FFR Harvesting releases HARVESTNAV app to the forest industry

The Future Forests Research Limited (FFR) Harvesting programme has now released the HARVESTNAV on-board navigation app and has made it available to the whole industry free of charge. HARVESTNAV is a software application designed to enable harvesting machine operators to track their position in the block on a graphical harvest plan displayed on a computer tablet mounted in their machine.

Forest owners and managers spend significant sums of money accurately mapping forests and using that data to create detailed harvest plans. Most often these plans are provided to harvesting contractors as paper maps. These are commonly kept by contractors in their vehicles or left in the logging crew's smoko hut. HARVESTNAV puts all this valuable terrain information contained within these plans into the hands of the workers who are tasked with fulfilling these plans (the harvesting machine operators).

HARVESTNAV has been designed to run on any Windows 8/8.1 tablet utilising either an internal or external GPS receiver to monitor the machine's position on the terrain. It also uses the digital accelerometers in the tablet to measure the pitch and roll of the machine. It has been programmed to warn the machine operator when the maximum allowable slope of the machine is about to be exceeded. The application can also utilise LIDAR data to better visualise the terrain surrounding the machine's current location through the use of improved digital terrain and hill shaded models.


HARVESTNAV also displays other mapping data in real-time in the on-screen map such as boundaries, riparian zones and other protection areas (such as waahi tapu). It uses this data to warn the operator if the machine is operating either outside a harvest boundary or within an exclusion area. Providing boundary, water course and road information in such a visual form to the operator could potentially minimize environmental and legal issues that can arise during harvesting operations. HARVESTNAV continuously logs the machine position (track) in a form that can be easily downloaded and used by logging contractors and forest managers to monitor harvesting progress and daily productivity.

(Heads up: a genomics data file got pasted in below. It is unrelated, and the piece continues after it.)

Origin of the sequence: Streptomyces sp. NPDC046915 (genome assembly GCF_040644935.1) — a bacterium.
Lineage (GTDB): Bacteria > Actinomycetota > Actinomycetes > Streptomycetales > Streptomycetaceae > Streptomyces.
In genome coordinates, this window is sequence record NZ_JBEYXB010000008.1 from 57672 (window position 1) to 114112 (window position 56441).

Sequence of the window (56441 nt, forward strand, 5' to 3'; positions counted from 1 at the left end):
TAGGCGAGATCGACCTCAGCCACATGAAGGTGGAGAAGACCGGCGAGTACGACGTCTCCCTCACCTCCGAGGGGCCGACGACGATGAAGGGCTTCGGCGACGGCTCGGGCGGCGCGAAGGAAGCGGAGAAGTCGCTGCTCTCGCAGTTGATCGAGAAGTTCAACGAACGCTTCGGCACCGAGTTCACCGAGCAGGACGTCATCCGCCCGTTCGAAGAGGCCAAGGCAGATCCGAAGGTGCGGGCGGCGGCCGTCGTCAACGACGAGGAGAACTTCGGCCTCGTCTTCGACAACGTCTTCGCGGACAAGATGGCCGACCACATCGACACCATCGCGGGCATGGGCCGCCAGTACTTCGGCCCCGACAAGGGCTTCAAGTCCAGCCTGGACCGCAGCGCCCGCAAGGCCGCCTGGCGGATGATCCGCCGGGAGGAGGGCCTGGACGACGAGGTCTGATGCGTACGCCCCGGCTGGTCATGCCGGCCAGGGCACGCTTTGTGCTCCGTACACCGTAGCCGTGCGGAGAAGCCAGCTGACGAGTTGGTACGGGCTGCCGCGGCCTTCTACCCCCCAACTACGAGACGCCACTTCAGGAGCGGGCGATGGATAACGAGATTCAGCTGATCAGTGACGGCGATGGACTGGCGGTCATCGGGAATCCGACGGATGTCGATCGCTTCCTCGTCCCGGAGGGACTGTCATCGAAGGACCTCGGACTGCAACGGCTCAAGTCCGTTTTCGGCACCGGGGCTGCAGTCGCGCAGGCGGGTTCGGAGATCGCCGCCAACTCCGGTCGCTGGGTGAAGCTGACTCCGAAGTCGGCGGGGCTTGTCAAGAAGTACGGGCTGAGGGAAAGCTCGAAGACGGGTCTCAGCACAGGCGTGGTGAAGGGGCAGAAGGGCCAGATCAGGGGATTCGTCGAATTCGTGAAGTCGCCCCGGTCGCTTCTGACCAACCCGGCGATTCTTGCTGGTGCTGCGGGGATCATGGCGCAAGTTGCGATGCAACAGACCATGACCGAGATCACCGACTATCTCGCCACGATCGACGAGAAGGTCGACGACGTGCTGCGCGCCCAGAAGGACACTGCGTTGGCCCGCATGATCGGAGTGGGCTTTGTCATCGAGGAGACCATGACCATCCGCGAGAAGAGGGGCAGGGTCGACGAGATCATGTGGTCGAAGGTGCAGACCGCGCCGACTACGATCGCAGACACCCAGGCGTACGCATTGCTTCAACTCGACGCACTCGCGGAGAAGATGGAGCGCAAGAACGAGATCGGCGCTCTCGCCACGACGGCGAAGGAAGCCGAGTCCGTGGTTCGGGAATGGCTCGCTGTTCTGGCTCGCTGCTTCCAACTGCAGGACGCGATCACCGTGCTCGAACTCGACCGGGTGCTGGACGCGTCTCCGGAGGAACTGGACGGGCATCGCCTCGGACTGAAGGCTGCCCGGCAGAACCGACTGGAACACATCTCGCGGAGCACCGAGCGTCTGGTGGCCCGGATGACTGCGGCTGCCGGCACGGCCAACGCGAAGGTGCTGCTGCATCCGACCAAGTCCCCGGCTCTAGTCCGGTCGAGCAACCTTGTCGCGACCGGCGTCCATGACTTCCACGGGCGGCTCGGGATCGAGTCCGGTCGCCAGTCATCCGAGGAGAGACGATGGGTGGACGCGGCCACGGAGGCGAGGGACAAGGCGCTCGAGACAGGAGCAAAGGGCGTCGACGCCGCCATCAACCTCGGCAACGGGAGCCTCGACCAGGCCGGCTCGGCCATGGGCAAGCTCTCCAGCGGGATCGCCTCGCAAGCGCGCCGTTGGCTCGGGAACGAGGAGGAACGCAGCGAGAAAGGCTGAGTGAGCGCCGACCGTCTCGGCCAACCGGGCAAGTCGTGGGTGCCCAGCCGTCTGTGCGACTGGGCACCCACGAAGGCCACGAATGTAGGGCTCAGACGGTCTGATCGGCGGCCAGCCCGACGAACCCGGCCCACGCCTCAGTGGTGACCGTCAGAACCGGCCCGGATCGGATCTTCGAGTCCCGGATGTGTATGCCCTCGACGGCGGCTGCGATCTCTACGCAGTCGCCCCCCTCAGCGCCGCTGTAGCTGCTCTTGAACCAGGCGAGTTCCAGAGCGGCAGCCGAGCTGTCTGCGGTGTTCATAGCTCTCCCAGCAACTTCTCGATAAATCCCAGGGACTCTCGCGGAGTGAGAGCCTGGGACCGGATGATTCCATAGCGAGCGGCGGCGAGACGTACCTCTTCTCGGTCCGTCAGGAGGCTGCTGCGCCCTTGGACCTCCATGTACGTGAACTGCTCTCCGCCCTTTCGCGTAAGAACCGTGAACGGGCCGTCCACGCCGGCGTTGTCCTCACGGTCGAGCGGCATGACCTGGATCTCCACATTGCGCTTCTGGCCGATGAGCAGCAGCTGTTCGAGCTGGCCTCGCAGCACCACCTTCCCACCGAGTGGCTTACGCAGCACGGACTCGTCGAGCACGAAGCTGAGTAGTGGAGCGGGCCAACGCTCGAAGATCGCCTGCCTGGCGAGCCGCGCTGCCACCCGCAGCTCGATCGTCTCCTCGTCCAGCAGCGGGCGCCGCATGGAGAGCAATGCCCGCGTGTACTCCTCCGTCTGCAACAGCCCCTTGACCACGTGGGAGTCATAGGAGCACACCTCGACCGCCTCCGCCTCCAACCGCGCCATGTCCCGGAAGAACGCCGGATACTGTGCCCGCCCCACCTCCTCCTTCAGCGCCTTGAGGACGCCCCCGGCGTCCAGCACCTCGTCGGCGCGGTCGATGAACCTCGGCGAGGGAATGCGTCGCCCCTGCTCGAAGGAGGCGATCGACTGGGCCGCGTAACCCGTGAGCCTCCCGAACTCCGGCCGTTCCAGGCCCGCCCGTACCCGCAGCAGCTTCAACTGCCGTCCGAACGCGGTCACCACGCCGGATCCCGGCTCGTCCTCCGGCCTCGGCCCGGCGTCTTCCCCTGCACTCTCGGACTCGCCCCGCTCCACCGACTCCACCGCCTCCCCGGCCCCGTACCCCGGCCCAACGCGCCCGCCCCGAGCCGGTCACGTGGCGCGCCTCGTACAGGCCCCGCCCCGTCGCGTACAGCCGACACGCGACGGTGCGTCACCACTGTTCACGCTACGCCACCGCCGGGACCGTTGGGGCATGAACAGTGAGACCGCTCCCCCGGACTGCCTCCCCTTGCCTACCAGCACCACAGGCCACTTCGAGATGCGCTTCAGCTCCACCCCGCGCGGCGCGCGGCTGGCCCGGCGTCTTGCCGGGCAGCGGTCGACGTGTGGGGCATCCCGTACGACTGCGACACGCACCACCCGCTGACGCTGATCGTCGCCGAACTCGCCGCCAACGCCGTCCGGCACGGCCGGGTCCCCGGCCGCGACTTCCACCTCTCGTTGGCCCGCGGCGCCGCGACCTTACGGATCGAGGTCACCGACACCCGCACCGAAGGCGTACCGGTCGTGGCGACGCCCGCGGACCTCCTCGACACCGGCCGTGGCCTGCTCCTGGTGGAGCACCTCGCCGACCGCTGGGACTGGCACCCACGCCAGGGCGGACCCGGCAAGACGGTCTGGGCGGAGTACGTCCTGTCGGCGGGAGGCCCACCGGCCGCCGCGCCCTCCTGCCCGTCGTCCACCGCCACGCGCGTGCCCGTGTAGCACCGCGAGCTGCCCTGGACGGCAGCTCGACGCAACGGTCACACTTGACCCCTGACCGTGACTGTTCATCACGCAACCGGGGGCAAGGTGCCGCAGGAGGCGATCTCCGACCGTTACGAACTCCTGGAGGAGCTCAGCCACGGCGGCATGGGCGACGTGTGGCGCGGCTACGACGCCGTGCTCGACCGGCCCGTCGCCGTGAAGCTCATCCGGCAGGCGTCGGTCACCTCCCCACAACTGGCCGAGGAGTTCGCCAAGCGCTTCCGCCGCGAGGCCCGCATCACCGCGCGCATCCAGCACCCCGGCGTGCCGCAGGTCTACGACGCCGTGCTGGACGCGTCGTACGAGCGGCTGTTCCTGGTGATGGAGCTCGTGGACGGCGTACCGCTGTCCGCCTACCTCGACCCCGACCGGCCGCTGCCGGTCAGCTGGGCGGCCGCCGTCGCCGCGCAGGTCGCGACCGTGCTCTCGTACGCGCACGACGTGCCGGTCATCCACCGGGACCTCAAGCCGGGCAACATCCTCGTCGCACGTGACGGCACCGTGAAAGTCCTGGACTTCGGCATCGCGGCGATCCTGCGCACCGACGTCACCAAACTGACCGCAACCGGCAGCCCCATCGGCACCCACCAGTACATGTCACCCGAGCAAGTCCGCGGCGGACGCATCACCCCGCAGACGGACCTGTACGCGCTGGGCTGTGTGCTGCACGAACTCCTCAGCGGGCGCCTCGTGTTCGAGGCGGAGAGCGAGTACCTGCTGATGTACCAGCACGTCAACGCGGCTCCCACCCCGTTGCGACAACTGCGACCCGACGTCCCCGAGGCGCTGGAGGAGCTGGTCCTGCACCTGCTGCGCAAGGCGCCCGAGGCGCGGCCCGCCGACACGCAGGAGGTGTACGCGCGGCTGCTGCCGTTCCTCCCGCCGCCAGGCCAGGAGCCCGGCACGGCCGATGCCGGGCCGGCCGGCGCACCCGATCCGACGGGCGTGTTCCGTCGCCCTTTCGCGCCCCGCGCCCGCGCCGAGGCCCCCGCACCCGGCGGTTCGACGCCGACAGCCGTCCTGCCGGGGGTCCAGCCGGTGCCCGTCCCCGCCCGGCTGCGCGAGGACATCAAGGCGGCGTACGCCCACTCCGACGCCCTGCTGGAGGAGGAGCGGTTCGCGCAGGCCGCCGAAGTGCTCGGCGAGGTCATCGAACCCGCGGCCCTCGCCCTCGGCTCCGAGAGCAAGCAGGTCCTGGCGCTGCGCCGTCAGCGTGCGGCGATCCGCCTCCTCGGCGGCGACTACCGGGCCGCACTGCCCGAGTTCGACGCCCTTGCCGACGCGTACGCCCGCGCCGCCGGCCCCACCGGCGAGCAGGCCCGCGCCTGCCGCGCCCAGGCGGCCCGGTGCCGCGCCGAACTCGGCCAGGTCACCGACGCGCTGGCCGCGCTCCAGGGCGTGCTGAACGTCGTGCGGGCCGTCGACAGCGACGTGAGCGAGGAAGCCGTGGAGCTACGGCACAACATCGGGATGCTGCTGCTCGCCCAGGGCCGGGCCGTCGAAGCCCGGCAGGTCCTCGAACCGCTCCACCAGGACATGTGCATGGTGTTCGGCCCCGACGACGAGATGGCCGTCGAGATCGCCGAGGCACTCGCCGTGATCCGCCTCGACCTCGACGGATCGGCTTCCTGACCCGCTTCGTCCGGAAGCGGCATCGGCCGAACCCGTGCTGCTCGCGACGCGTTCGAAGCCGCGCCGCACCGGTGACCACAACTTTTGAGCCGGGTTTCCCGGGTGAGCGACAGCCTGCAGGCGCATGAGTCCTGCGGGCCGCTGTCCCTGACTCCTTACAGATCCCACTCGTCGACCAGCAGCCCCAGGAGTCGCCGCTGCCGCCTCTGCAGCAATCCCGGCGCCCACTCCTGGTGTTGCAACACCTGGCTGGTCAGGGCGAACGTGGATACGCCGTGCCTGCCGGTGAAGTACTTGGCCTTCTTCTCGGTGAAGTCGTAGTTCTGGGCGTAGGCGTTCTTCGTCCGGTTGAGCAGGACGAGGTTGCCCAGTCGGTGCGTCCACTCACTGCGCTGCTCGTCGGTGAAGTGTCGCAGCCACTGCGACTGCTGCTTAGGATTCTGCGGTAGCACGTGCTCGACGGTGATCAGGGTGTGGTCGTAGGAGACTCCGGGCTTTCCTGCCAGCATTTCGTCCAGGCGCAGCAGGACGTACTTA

Comments gained from harvesting machine operators during FFR field trials of HARVESTNAV have given clear evidence that this application will improve both safety and productivity. For this reason the FFR Harvesting members decided to make the current version of HARVESTNAV freely available to the whole industry. All that is needed to start using this new application is a Windows tablet, GPS receiver and a mount for the tablet. A number of forest managers and owners including PF Olsen Ltd are now purchasing tablets for the purpose of trialing and demonstrating the advantages of HARVESTNAV within their own company and to their harvesting contractors. HARVESTNAV can be downloaded free from www.interpine.co.nz. If you would like more information please email Hamish Marshall at harvestnav@interpine.co.nz or call on 021 677 720.

This year, FFR Harvesting plans to support the wider implementation of HARVESTNAV into the industry and the further development of the HARVESTNAV application. The focus of this year's development project with HARVESTNAV is to add additional external tilt sensors so that the application can be used on self-leveling harvesting machines. In addition, new technology to allow multiple machines in the crew to communicate their current position to each other as well as back to the 'office' will be investigated.